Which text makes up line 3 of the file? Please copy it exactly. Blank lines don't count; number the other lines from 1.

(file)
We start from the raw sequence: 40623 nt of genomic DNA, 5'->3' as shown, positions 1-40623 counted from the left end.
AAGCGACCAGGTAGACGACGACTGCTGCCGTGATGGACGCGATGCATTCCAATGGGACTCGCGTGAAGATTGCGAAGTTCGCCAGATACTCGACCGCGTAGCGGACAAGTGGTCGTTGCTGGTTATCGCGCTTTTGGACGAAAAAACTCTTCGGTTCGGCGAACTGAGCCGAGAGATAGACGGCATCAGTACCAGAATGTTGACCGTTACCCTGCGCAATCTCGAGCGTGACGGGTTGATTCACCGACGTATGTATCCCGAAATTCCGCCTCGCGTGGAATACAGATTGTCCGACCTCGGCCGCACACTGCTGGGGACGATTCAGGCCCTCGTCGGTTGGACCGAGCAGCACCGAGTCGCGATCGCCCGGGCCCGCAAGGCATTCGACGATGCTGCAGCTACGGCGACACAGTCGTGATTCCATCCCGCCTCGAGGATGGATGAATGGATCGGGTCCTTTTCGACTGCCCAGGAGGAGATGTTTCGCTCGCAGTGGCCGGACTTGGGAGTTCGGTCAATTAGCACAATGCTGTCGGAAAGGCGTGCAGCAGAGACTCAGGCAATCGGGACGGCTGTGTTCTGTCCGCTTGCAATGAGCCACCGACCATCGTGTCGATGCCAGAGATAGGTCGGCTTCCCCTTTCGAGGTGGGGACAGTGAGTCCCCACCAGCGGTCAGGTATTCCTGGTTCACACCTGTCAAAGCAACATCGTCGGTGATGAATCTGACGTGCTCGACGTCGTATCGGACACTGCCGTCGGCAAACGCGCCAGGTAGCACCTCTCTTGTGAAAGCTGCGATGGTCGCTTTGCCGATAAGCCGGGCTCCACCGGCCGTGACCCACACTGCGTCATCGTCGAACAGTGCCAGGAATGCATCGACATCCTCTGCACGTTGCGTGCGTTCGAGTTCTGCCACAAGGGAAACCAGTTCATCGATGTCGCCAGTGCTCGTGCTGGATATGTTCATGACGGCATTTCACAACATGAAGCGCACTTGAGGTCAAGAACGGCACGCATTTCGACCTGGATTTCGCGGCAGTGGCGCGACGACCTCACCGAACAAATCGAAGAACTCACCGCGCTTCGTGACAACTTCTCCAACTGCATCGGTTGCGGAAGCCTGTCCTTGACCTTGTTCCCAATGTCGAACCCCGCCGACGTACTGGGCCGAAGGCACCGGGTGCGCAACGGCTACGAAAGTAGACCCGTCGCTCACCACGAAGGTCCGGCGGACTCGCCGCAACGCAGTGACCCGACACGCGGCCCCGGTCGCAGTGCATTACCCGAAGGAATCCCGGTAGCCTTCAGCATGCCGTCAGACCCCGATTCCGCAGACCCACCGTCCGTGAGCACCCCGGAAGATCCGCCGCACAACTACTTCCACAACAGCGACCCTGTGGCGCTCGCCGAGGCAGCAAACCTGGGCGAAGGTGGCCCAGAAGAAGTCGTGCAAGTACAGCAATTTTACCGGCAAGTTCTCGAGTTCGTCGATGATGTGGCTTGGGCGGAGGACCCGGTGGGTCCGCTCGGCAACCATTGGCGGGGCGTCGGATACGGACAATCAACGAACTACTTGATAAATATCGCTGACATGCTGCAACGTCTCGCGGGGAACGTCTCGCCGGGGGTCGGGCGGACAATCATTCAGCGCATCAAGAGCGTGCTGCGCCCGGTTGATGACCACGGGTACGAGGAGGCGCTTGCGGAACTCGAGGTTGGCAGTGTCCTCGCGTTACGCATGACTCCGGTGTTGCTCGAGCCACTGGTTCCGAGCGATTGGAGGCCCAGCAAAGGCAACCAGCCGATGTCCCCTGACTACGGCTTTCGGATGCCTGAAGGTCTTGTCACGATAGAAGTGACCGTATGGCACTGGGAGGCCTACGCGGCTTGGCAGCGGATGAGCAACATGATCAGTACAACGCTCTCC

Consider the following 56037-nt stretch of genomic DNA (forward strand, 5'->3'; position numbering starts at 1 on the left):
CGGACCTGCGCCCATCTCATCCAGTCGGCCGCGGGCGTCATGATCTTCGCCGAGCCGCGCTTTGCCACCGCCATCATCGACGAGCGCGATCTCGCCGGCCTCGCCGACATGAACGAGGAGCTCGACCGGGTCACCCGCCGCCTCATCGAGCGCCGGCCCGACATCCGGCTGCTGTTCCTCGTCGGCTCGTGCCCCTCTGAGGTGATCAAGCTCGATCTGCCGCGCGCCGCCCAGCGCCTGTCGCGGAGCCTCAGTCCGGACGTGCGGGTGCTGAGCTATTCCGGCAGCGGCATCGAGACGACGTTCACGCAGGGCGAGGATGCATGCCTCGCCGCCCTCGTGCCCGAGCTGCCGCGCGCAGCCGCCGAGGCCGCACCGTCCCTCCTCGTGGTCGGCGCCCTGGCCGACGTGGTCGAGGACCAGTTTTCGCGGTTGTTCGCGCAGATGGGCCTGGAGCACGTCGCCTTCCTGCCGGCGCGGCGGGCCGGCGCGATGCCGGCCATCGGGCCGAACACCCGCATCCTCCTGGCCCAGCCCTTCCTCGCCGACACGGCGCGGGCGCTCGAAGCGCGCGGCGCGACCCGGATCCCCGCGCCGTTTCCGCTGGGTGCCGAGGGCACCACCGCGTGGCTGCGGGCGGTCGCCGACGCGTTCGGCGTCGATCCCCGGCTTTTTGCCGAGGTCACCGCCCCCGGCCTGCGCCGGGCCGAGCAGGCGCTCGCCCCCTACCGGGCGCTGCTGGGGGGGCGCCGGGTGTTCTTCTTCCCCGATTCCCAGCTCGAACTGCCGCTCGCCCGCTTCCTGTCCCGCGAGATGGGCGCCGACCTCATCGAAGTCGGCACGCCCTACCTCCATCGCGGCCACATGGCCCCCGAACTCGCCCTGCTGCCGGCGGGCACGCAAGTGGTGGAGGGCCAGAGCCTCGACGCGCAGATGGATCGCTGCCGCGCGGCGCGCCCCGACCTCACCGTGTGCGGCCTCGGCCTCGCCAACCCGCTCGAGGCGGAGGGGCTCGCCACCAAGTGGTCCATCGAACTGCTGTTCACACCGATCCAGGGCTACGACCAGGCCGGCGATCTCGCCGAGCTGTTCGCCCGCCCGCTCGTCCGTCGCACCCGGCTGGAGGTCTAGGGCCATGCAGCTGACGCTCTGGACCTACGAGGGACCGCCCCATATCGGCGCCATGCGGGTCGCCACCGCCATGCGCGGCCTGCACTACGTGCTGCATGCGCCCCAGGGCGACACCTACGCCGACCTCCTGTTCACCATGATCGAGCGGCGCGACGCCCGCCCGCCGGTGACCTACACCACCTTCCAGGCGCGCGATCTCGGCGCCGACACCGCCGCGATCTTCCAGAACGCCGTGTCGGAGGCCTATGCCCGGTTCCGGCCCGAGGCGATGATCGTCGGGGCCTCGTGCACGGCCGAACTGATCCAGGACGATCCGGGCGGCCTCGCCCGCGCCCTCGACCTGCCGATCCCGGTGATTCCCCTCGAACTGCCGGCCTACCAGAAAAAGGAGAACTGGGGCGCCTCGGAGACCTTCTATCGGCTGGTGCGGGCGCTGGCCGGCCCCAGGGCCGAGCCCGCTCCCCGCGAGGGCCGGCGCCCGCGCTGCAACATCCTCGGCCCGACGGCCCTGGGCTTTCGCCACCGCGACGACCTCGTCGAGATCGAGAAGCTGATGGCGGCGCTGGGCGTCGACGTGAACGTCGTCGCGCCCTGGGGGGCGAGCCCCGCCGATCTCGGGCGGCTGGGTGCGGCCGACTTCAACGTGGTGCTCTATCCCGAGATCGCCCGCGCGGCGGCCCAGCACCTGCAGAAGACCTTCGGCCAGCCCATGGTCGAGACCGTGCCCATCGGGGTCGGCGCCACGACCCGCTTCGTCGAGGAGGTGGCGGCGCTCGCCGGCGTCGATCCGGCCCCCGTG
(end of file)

Consider the following 56037-nt stretch of genomic DNA (forward strand, 5'->3'; position numbering starts at 1 on the left):